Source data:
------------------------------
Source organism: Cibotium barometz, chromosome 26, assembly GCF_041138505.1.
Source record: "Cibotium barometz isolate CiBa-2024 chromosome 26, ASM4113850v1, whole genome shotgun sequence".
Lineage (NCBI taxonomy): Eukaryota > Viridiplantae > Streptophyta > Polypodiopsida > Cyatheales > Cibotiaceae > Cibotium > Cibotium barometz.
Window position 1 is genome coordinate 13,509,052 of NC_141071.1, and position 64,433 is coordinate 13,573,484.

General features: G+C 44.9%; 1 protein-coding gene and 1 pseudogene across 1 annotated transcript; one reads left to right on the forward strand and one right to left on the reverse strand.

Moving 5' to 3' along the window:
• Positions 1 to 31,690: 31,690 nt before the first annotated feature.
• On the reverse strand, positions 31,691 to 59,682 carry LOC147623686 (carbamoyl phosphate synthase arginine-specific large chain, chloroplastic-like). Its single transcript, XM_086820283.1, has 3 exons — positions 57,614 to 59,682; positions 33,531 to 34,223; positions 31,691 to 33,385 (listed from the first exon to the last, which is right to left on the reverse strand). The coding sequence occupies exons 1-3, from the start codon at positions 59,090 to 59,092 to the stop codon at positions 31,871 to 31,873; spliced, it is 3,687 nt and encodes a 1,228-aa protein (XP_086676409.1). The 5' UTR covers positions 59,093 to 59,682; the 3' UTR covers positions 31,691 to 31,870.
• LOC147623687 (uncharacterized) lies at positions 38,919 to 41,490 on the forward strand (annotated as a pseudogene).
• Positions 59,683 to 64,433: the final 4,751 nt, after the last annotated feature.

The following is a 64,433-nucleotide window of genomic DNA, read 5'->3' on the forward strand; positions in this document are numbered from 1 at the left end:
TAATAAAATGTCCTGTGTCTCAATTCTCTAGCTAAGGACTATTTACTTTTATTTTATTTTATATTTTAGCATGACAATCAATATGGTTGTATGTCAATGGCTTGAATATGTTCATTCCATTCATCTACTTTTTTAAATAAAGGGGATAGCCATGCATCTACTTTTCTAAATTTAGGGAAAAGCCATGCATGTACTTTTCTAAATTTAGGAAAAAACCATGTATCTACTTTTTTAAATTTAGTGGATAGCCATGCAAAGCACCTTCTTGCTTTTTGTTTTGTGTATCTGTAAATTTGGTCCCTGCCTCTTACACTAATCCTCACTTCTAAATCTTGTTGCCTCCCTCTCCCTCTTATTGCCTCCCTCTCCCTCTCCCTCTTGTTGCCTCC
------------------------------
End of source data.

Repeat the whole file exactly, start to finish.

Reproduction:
Source organism: Cibotium barometz, chromosome 26, assembly GCF_041138505.1.
Source record: "Cibotium barometz isolate CiBa-2024 chromosome 26, ASM4113850v1, whole genome shotgun sequence".
Lineage (NCBI taxonomy): Eukaryota > Viridiplantae > Streptophyta > Polypodiopsida > Cyatheales > Cibotiaceae > Cibotium > Cibotium barometz.
Window position 1 is genome coordinate 13,509,052 of NC_141071.1, and position 64,433 is coordinate 13,573,484.

General features: G+C 44.9%; 1 protein-coding gene and 1 pseudogene across 1 annotated transcript; one reads left to right on the forward strand and one right to left on the reverse strand.

Moving 5' to 3' along the window:
• Positions 1 to 31,690: 31,690 nt before the first annotated feature.
• On the reverse strand, positions 31,691 to 59,682 carry LOC147623686 (carbamoyl phosphate synthase arginine-specific large chain, chloroplastic-like). Its single transcript, XM_086820283.1, has 3 exons — positions 57,614 to 59,682; positions 33,531 to 34,223; positions 31,691 to 33,385 (listed from the first exon to the last, which is right to left on the reverse strand). The coding sequence occupies exons 1-3, from the start codon at positions 59,090 to 59,092 to the stop codon at positions 31,871 to 31,873; spliced, it is 3,687 nt and encodes a 1,228-aa protein (XP_086676409.1). The 5' UTR covers positions 59,093 to 59,682; the 3' UTR covers positions 31,691 to 31,870.
• LOC147623687 (uncharacterized) lies at positions 38,919 to 41,490 on the forward strand (annotated as a pseudogene).
• Positions 59,683 to 64,433: the final 4,751 nt, after the last annotated feature.

The following is a 64,433-nucleotide window of genomic DNA, read 5'->3' on the forward strand; positions in this document are numbered from 1 at the left end:
TAATAAAATGTCCTGTGTCTCAATTCTCTAGCTAAGGACTATTTACTTTTATTTTATTTTATATTTTAGCATGACAATCAATATGGTTGTATGTCAATGGCTTGAATATGTTCATTCCATTCATCTACTTTTTTAAATAAAGGGGATAGCCATGCATCTACTTTTCTAAATTTAGGGAAAAGCCATGCATGTACTTTTCTAAATTTAGGAAAAAACCATGTATCTACTTTTTTAAATTTAGTGGATAGCCATGCAAAGCACCTTCTTGCTTTTTGTTTTGTGTATCTGTAAATTTGGTCCCTGCCTCTTACACTAATCCTCACTTCTAAATCTTGTTGCCTCCCTCTCCCTCTTATTGCCTCCCTCTCCCTCTCCCTCTTGTTGCCTCC